Repetition—repeating the story of what happened over and over—is an important antidote to PTSD. Retelling reduces the impact of the event. Repetition counteracts shock and even horror.
If you just returned from Mars or an earthy outpost without connectivity, you would be shocked and horrified by the collective accusations lodged against POTUS and his cohorts. Alas, those of us present daily for the last 24 months have become inured just like the victim with PTSD whose symptoms are lessened by retelling.
Some say we must wait. The danger is that the longer we wait, the less likely we will be to accurately judge the seriousness of whatever Mueller reveals. The familiarity with the Mueller findings will lessen their impact.
Some say we must have the evidence before we bring the charge. What assurance do we have that the evidence Mueller finds will be presented to the public? Might not public hearings commence so we as a nation can come together, experience the presentation of evidence, and agree on the necessity to bring a charge (impeachment) or the lack of justification for impeachment? Every report ends with the words “we must wait for Mueller.” Must we?
In 1952, Samuel Beckett wrote “Waiting for Godot.” It has been produced ever since because it is deemed an important play. Critics argue it is existential or religious. It is about life being irretrievably meaningless or flush with expectation. Godot is the symbol for God or salvation or redemption or hope. I think critics get overwrought. “Waiting for Godot” is about waiting for something that never comes. The meaning is simple: Life becomes meaningless if all you do is wait.
We really must act, each according to our obligations and abilities. For our sake, for Trump’s sake, for the sake of his most ardent followers and worst critics, we need an honorable, traditional, respected process of discovery, endorsed by and simultaneously shared with the public. We need the truth and we need it now.
It must be a joint effort. If we do it for no one else, do it for Mueller. How can we put the future of our country, the full weight of truth and justice, on the shoulders of one man? Undivided power was the first principle our Founding Fathers stood against; it was the first circumstance the Constitution made impossible. Besides, however competent and honorable, it is too much to ask. A steady ship has many oars.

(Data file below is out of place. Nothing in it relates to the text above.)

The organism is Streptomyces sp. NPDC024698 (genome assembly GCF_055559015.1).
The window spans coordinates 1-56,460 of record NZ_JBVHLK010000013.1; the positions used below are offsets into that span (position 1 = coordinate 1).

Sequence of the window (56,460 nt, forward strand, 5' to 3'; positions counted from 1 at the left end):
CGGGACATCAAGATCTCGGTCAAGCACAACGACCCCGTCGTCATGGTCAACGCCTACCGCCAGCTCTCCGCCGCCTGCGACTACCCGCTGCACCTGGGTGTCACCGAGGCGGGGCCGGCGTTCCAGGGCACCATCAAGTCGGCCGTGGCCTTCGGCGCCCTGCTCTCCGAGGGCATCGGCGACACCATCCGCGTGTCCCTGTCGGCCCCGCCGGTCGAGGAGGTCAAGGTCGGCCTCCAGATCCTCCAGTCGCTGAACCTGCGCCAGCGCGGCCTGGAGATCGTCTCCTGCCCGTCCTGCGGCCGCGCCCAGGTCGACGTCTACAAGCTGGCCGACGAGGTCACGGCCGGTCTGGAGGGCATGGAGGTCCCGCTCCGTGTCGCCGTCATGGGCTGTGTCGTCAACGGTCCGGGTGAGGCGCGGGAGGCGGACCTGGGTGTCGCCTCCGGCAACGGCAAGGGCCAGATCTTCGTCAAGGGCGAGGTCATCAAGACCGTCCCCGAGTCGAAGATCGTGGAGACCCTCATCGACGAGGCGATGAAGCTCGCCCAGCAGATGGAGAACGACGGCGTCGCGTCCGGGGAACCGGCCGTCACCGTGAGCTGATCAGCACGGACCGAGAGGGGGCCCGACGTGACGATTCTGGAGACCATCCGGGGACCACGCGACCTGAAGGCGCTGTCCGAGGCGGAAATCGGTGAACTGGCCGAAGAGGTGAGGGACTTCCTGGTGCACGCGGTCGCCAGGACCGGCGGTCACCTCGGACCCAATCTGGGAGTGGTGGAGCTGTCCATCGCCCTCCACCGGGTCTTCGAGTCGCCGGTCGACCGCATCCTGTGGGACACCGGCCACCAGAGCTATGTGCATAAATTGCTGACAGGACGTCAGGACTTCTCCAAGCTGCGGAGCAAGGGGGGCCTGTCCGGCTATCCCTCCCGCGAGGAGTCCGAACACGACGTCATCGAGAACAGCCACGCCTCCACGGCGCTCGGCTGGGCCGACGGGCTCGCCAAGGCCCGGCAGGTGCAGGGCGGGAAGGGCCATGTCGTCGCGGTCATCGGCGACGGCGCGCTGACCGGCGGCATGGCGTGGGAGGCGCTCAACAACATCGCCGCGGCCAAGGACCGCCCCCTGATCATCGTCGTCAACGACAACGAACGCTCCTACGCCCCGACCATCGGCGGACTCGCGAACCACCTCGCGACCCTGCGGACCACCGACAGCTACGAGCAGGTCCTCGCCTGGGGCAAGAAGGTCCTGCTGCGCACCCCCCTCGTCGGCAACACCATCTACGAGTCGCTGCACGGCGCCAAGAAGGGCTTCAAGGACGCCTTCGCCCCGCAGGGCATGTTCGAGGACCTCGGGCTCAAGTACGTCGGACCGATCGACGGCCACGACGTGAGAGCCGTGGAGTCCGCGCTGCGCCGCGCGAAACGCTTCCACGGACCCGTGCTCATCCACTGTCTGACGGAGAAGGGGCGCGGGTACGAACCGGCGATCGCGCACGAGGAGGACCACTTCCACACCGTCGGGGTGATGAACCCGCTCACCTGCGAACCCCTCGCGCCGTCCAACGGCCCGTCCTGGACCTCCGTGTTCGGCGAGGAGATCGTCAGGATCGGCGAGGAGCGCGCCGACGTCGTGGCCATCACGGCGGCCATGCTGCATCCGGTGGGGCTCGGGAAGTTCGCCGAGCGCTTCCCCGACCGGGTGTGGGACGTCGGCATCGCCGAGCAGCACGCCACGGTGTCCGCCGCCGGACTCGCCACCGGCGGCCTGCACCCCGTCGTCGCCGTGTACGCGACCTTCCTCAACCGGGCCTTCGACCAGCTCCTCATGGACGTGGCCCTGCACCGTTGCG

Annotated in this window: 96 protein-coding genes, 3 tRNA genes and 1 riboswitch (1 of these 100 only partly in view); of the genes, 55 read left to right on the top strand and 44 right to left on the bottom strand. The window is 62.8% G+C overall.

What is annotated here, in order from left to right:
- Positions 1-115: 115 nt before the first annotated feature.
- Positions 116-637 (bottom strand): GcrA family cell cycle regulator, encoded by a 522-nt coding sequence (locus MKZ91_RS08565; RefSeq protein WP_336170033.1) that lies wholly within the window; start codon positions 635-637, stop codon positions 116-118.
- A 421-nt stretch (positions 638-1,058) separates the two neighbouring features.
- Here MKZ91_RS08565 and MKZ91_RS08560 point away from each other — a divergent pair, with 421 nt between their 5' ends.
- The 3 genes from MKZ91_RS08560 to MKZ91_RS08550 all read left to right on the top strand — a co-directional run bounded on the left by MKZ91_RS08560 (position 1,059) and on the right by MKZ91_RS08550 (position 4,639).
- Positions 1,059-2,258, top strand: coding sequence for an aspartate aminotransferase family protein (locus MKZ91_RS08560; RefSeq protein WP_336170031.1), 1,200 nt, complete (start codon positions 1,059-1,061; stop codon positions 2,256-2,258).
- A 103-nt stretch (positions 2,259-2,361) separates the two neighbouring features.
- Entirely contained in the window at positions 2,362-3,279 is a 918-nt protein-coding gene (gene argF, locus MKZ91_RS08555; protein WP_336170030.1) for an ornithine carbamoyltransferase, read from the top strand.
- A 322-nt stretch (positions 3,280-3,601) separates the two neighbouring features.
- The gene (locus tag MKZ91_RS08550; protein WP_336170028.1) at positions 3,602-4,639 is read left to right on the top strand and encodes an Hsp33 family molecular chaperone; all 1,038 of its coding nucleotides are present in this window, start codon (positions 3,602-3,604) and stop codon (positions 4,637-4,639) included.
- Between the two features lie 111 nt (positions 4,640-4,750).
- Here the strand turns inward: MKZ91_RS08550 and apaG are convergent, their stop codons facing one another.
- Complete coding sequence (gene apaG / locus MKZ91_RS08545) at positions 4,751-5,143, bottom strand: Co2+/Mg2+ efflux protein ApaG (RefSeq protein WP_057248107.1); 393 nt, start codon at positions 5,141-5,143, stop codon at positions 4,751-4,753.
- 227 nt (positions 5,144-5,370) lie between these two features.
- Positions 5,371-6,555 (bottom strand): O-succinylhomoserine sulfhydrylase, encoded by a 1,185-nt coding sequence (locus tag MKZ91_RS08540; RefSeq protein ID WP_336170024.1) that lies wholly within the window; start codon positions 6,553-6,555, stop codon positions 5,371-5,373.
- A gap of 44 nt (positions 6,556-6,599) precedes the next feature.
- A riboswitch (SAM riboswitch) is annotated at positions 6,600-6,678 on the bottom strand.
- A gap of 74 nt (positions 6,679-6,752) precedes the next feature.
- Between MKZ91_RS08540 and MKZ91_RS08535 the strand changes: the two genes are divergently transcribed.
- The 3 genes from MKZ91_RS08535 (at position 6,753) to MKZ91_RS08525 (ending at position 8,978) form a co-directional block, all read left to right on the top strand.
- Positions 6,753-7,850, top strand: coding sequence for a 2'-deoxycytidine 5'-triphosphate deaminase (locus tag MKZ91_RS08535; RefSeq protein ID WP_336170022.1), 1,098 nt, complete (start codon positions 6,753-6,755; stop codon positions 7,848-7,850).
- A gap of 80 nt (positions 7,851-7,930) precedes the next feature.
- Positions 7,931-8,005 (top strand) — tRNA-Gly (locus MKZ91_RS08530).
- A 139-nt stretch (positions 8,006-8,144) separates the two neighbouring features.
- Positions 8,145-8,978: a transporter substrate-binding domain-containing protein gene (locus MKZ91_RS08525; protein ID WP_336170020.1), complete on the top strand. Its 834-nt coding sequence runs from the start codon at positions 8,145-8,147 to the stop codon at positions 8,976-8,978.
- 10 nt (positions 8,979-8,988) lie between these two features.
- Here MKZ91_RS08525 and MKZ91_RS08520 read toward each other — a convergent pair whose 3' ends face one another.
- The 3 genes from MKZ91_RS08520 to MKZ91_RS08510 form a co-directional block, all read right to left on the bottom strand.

Author’s note: The Johnson impeachment is interesting because it comes the closest to the accusations brought against Trump: nine of then 11 charges cited Johnson’s removal of Secretary of War Edwin M. Stanton—similar to the Comey dismissal but for different reasons.
Johnson was Lincoln’s vice president. When Lincoln was assassinated in 1865, Johnson was sworn in as president. Johnson implemented a lenient Reconstruction policy as Lincoln envisioned. However, Stanton and the Republican Congress disagreed. Congress passed the Tenure of Office Act that prohibited President Johnson from removing officials confirmed by the Senate without Senatorial approval. It was designed to shield members of Johnson’s cabinet like Stanton. Johnson thought it was Congressional overreach. To test the constitutionality of the law, Johnson fired Stanton. Johnson was impeached in the House, but the Senate did not reach the two-thirds majority necessary to convict him.